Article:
(practising for combinatorics exam) question starts with Euler's pentagonal numbers theorem. then goes onto asking - how many invertible nxn matrices over a field of q elements are there? what is the probability p(n,q) that a random nxn matrix is invertible?

  • $\begingroup$ This is a nice question that I also usually give when teaching linear algebra. You can observe that the matrix is invertible if and only if all columns are linearly independent, and then imagine choosing columns one-by-one. There are $q^n-1$ choices of the first column (it only needs to be nonzero). Given this, there are...choices of the second column, and so on. Can you finish the problem? [I do not know what Euler's pentagonal number theorem is, but you can solve without it.] $\endgroup$ – Michael May 6 '17 at 20:26
  • 1
    $\begingroup$ so for the second row it's q^(n)-q because we don't want a scalar multiple of row 1, etc until the last row where it's q^(n) - q^(n-1). then we multiply all these together ? $\endgroup$ – ananas May 6 '17 at 20:35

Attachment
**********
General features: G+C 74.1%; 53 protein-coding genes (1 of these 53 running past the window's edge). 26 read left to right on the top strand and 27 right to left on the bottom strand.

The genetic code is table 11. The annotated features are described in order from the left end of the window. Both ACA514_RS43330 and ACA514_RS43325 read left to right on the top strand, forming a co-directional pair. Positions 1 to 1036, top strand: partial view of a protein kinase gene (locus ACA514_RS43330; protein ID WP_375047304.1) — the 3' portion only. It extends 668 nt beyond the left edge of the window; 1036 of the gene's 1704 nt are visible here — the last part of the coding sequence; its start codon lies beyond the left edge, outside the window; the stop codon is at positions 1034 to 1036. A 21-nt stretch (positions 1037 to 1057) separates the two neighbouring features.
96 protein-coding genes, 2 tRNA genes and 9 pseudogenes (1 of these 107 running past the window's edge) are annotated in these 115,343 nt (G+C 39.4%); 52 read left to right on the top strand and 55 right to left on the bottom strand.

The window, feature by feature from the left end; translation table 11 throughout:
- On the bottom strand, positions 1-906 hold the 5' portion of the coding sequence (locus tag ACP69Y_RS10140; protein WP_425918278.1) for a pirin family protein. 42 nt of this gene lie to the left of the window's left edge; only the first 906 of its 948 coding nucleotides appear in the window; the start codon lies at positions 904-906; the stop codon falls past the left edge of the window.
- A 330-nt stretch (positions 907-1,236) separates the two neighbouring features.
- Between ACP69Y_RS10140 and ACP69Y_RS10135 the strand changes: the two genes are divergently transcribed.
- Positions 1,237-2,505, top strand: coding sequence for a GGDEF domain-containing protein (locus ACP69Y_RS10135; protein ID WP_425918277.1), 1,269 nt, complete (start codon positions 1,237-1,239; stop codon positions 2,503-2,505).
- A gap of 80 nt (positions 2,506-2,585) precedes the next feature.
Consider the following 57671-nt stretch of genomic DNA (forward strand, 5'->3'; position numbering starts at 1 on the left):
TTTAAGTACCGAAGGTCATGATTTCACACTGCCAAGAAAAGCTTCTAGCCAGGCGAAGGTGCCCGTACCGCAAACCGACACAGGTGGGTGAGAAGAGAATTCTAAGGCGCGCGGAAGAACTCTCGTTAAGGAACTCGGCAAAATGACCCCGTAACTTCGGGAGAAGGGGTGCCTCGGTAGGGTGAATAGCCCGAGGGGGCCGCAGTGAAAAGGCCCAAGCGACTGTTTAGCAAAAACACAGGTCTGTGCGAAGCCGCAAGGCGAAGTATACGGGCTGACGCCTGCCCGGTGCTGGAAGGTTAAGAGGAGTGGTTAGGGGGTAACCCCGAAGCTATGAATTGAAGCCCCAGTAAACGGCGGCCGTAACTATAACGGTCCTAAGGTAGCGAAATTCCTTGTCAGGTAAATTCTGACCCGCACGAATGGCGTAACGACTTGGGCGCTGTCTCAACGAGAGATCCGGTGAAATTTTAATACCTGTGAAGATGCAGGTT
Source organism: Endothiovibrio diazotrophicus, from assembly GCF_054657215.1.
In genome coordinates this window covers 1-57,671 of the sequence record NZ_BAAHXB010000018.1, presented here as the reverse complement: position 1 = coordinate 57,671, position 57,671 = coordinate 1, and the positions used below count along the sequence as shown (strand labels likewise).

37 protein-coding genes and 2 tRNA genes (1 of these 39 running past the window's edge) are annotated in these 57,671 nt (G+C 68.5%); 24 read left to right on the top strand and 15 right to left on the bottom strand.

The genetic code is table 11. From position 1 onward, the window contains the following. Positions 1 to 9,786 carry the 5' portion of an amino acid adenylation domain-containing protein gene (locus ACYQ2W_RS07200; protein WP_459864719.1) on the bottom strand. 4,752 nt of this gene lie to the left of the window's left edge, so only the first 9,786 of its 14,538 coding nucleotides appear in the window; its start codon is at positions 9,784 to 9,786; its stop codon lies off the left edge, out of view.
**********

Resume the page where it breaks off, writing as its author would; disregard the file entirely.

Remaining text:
• $\begingroup$ Looks good. The probability question uses essentially the same reasoning. One aspect is you might want to formally prove that all $k$-dimensional subspaces of this vector space (with this $q$-field) have size $q^k$. If you like, you can answer your own question and mark it as "best answer" (this is standard practice on stackexchange when solving a question based on suggestions in the comments). $\endgroup$ – Michael May 6 '17 at 20:36
  • $\begingroup$ A part of this question has been asked before : math.stackexchange.com/questions/1399406/… $\endgroup$ – Arnaud D. May 6 '17 at 21:44

This is the same as choosing a basis of the vector space $F^n$ where $F$ has q elements. So for the first basis element we have $q^n-1$ choices. For the next we have $q^n-q$. In general for the ith basis element we have $q^n-q^{i-1}$ choices. So the number of invertible matrices is the product of all these expressions from i= 1 to n


Your Answer

By clicking “Post Your Answer”, you agree to our terms of service, privacy policy and cookie policy

Not the answer you're looking for? Browse other questions tagged or ask your own question.